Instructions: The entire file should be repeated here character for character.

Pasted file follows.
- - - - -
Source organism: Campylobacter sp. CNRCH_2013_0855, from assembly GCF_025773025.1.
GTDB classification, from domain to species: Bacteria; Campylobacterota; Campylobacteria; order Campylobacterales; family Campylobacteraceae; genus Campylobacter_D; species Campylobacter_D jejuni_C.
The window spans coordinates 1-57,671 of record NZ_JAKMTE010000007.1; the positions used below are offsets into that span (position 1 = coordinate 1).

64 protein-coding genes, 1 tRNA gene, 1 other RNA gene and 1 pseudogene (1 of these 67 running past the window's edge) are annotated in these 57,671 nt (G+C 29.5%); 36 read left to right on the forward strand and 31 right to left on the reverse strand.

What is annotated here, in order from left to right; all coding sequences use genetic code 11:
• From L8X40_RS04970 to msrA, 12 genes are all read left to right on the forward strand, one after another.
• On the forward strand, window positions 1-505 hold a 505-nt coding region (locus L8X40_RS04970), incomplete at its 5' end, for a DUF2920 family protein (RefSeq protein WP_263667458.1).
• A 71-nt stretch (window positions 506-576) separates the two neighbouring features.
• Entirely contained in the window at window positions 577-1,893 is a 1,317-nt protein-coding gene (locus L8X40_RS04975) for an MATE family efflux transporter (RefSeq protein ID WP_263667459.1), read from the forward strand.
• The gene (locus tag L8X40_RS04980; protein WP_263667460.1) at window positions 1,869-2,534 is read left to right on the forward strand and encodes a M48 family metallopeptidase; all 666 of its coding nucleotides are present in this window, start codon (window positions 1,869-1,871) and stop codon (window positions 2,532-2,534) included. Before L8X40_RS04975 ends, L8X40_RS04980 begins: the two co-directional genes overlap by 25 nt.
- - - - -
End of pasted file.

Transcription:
Source organism: Campylobacter sp. CNRCH_2013_0855, from assembly GCF_025773025.1.
GTDB classification, from domain to species: Bacteria; Campylobacterota; Campylobacteria; order Campylobacterales; family Campylobacteraceae; genus Campylobacter_D; species Campylobacter_D jejuni_C.
The window spans coordinates 1-57,671 of record NZ_JAKMTE010000007.1; the positions used below are offsets into that span (position 1 = coordinate 1).

64 protein-coding genes, 1 tRNA gene, 1 other RNA gene and 1 pseudogene (1 of these 67 running past the window's edge) are annotated in these 57,671 nt (G+C 29.5%); 36 read left to right on the forward strand and 31 right to left on the reverse strand.

What is annotated here, in order from left to right; all coding sequences use genetic code 11:
• From L8X40_RS04970 to msrA, 12 genes are all read left to right on the forward strand, one after another.
• On the forward strand, window positions 1-505 hold a 505-nt coding region (locus L8X40_RS04970), incomplete at its 5' end, for a DUF2920 family protein (RefSeq protein WP_263667458.1).
• A 71-nt stretch (window positions 506-576) separates the two neighbouring features.
• Entirely contained in the window at window positions 577-1,893 is a 1,317-nt protein-coding gene (locus L8X40_RS04975) for an MATE family efflux transporter (RefSeq protein ID WP_263667459.1), read from the forward strand.
• The gene (locus tag L8X40_RS04980; protein WP_263667460.1) at window positions 1,869-2,534 is read left to right on the forward strand and encodes a M48 family metallopeptidase; all 666 of its coding nucleotides are present in this window, start codon (window positions 1,869-1,871) and stop codon (window positions 2,532-2,534) included. Before L8X40_RS04975 ends, L8X40_RS04980 begins: the two co-directional genes overlap by 25 nt.